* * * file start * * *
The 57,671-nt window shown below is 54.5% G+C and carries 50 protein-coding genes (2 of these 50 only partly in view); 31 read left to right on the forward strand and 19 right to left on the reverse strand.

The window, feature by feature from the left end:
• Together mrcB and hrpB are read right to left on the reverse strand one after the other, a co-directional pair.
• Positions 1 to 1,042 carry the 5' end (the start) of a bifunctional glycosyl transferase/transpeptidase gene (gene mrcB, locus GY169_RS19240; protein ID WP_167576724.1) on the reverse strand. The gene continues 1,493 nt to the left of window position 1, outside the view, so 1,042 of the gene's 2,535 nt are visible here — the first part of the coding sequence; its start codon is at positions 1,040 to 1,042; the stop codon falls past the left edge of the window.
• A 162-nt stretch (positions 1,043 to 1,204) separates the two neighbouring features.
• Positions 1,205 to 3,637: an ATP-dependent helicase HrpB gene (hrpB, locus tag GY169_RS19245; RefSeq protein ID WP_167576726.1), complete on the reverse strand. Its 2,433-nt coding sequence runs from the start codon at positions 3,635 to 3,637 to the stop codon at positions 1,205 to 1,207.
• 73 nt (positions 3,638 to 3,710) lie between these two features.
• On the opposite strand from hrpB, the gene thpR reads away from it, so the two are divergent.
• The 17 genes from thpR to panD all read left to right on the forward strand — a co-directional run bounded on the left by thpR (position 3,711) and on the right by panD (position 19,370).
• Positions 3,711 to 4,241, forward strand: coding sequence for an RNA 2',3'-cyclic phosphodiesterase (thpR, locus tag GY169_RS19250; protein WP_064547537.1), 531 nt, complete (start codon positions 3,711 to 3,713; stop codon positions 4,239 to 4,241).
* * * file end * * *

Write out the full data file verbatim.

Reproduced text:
The 57,671-nt window shown below is 54.5% G+C and carries 50 protein-coding genes (2 of these 50 only partly in view); 31 read left to right on the forward strand and 19 right to left on the reverse strand.

The window, feature by feature from the left end:
• Together mrcB and hrpB are read right to left on the reverse strand one after the other, a co-directional pair.
• Positions 1 to 1,042 carry the 5' end (the start) of a bifunctional glycosyl transferase/transpeptidase gene (gene mrcB, locus GY169_RS19240; protein ID WP_167576724.1) on the reverse strand. The gene continues 1,493 nt to the left of window position 1, outside the view, so 1,042 of the gene's 2,535 nt are visible here — the first part of the coding sequence; its start codon is at positions 1,040 to 1,042; the stop codon falls past the left edge of the window.
• A 162-nt stretch (positions 1,043 to 1,204) separates the two neighbouring features.
• Positions 1,205 to 3,637: an ATP-dependent helicase HrpB gene (hrpB, locus tag GY169_RS19245; RefSeq protein ID WP_167576726.1), complete on the reverse strand. Its 2,433-nt coding sequence runs from the start codon at positions 3,635 to 3,637 to the stop codon at positions 1,205 to 1,207.
• 73 nt (positions 3,638 to 3,710) lie between these two features.
• On the opposite strand from hrpB, the gene thpR reads away from it, so the two are divergent.
• The 17 genes from thpR to panD all read left to right on the forward strand — a co-directional run bounded on the left by thpR (position 3,711) and on the right by panD (position 19,370).
• Positions 3,711 to 4,241, forward strand: coding sequence for an RNA 2',3'-cyclic phosphodiesterase (thpR, locus tag GY169_RS19250; protein WP_064547537.1), 531 nt, complete (start codon positions 3,711 to 3,713; stop codon positions 4,239 to 4,241).